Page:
South Australia’s Sturt electorate is in the spotlight because long-standing Liberal MP Christopher Pyne is retiring after 26 years.
The Liberal candidate for Sturt is James Stevens. Stevens,35, has been described as a ‘moderate’.
He was president of the Young Liberals in South Australia and was previously chief of staff for Premier Steven Marshall before stepping down to run in the 2019 election.
Cressida O’Hanlon is the Labor candidate, and if elected will be the first female member for Sturt. O’Hanlon was previously a family mediator and a small business owner.
Paul Boundy is the Greens candidate. Boundy has a background in engineering, environmental management and grassroots campaigning. His priorities include the environment, vulnerable groups and ending big business influence on politics.
There are also minor parties and independents running, including Harbinda Roberts from the Animal Justice Party, Hedley Harding from the United Australia Party, Colin Thomas from the Child Protection Party, Angela Fulco from the Australian Progressives, and independent Nick Larcombe.
It is likely the preference votes for the Animal Justice Party, Child Protection Party, Australian Progressives and Larcombe will mainly flow to Labor, while the United Australia Party’s will likely flow to the Liberal Party.
The Australian Council of Trade Unions has labelled the Sturt and Boothby electorates priority seats, essential to their election strategy.
With a Liberal margin of 5.4 per cent, Sturt has been a key Liberal seat for many years. If lost, it would demonstrate loss of support for the party overall, and any hopes to win much more marginal seats, such as Boothby which has a margin of 2.7 per cent, would be non-existent. After the election, the seat could become marginal.
Sturt residents have said infrastructure, education and taxes are important issues, with many hoping the Federal Government will improve roads to ease traffic congestion, specifically on Magill Rd and Portrush Rd.
Sturt residents want the government to expand public schools in the eastern suburbs as many children are denied entry to schools in their zone due to them being at or over capacity.
Sturt is 97 sq. km and is mostly filled with residential homes and retail shopping. Some pockets of the electorate are commercial and industrial areas, along with a number of educational institutions such as a few private schools and a university campus.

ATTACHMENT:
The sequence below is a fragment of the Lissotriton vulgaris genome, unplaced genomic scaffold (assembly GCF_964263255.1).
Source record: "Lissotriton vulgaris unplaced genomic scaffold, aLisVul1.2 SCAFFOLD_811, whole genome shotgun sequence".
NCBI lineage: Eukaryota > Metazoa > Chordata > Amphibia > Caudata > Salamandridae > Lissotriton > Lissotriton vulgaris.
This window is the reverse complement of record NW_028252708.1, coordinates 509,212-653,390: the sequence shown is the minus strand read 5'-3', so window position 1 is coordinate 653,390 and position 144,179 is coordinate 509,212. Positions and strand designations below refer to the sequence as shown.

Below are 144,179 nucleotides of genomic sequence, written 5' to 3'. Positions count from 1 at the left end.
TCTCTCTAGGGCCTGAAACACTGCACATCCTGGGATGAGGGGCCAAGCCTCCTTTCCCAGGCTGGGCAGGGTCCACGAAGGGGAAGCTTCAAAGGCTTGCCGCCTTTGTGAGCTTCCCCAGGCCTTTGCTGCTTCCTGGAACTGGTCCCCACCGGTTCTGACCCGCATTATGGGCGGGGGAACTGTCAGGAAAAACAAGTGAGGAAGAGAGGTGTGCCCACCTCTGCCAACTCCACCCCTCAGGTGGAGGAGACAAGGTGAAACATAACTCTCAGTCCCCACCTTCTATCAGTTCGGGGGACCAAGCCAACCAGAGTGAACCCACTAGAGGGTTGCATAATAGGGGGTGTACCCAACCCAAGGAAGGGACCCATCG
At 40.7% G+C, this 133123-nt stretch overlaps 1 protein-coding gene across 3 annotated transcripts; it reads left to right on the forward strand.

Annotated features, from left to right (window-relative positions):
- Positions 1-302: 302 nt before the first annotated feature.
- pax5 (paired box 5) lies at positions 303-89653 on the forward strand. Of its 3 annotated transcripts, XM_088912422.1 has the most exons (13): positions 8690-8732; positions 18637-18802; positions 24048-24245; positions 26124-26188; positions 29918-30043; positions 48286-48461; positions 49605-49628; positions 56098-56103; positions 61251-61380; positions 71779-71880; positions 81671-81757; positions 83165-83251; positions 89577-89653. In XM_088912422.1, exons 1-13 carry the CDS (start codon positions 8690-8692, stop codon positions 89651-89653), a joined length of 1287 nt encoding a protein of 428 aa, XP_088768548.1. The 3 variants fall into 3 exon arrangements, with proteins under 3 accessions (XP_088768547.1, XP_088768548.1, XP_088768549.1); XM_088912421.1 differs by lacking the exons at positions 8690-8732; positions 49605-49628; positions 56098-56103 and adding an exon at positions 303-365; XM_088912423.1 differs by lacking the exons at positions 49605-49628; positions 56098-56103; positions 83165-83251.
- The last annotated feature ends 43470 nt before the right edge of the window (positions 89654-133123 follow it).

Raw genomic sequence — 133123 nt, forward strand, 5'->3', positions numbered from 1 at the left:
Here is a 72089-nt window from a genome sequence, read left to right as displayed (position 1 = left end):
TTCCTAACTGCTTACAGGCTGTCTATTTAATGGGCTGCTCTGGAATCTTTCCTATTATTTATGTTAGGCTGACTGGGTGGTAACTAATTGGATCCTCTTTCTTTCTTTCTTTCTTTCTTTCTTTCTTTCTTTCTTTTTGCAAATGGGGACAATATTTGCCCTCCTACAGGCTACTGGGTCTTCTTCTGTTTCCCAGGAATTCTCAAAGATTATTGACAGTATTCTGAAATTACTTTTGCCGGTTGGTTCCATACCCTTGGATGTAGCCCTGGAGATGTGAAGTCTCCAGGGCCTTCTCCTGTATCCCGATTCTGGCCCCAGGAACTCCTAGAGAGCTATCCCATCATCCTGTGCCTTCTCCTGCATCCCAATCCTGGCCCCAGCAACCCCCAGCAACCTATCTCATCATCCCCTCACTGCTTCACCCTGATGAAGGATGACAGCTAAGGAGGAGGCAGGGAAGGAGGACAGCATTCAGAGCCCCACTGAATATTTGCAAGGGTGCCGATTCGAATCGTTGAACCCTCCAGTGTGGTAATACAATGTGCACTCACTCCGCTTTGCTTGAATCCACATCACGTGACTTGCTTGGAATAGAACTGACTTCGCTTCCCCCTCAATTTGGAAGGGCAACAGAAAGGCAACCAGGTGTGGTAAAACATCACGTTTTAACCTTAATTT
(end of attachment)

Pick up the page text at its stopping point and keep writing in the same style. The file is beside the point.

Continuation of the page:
It has light industry, including the University of South Australia Magill campus and viticulture at Penfolds Winery in Magill.
There are also some industrial areas, including a section of the suburb of Newton, particularly the side streets between Gorge Rd and Graves St, which include businesses like meat manufacturers, construction suppliers and hydroponics.
The electorate is an inner metropolitan area, made up of well-established suburbs such as Burnside, Campbell Town, Magill and parts of Rostrevor.
In mid-2018, the Sturt electorate experienced significant redistribution due to the decision by the Electorate Commissioner to decrease South Australia’s seats in the House of Representatives from 11 to 10.
The Redistribution Committee determined that Magill, Uraidla, Summertown and the remainder of Rostrevor would be redistributed to the division of Sturt. The committee also ruled the suburbs of Norwood, Payneham, Felixstow, St Peters, Marden and Toorak Gardens would be moved into the division of Sturt.
The redistribution has added 18,528 new electors to the electorate. The demographic makeup of the suburbs redistributed into Sturt is very similar to the previous parts of the electorate, according to the latest census.
Since its creation, Sturt has almost always been held by the Liberal Party. Apart from two terms, when the electorate was held by Labor, the dynasty of the Wilson family held the seat until current MP Christopher Pyne. Keith Wilson was the first elected MP for Sturt in 1949 and was eventually succeeded by his son Ian.
Ian Wilson held the seat until Christopher Pyne won preselection and was elected in 1993. Since then Pyne has been re-elected a further eight times.
Prior to the 2016 federal election, Liberals held a two-party preferred vote of 60.08 per cent which was reduced to 55.89 per cent. The primary vote in 2016 was 44.4 per cent Liberal and 23.3 per cent Labor. The seat is more vulnerable to a change of party due to Pyne’s retirement.
According to the 2016 Census, the population of Sturt was 149,164, with 52 per cent to 48 per cent female/male split, and a median age of 41. The median age of Sturt is similar to surrounding areas (Boothby’s median age is 42) and is slightly higher than the national median age of 38.
In terms of employment, the largest percentage of people in Sturt (4.6 per cent) work in hospitals, with 3 per cent working in aged care services. Health policies are likely to be an important factor in more than 5000 people’s voting choices.
Families in Sturt earn an estimated average income $69,056 a year, and the unemployment rate matches the national rate of 6.9 per cent, but is lower than the state unemployment rate of 7.5 per cent.
Sturt is named after explorer Captain Charles Napier Sturt (1795-1869). As part of the European exploration of the continent, Sturt started from Sydney and ended in Adelaide. He also served on Norfolk Island as commandant of the garrison and worked as a public servant in South Australia.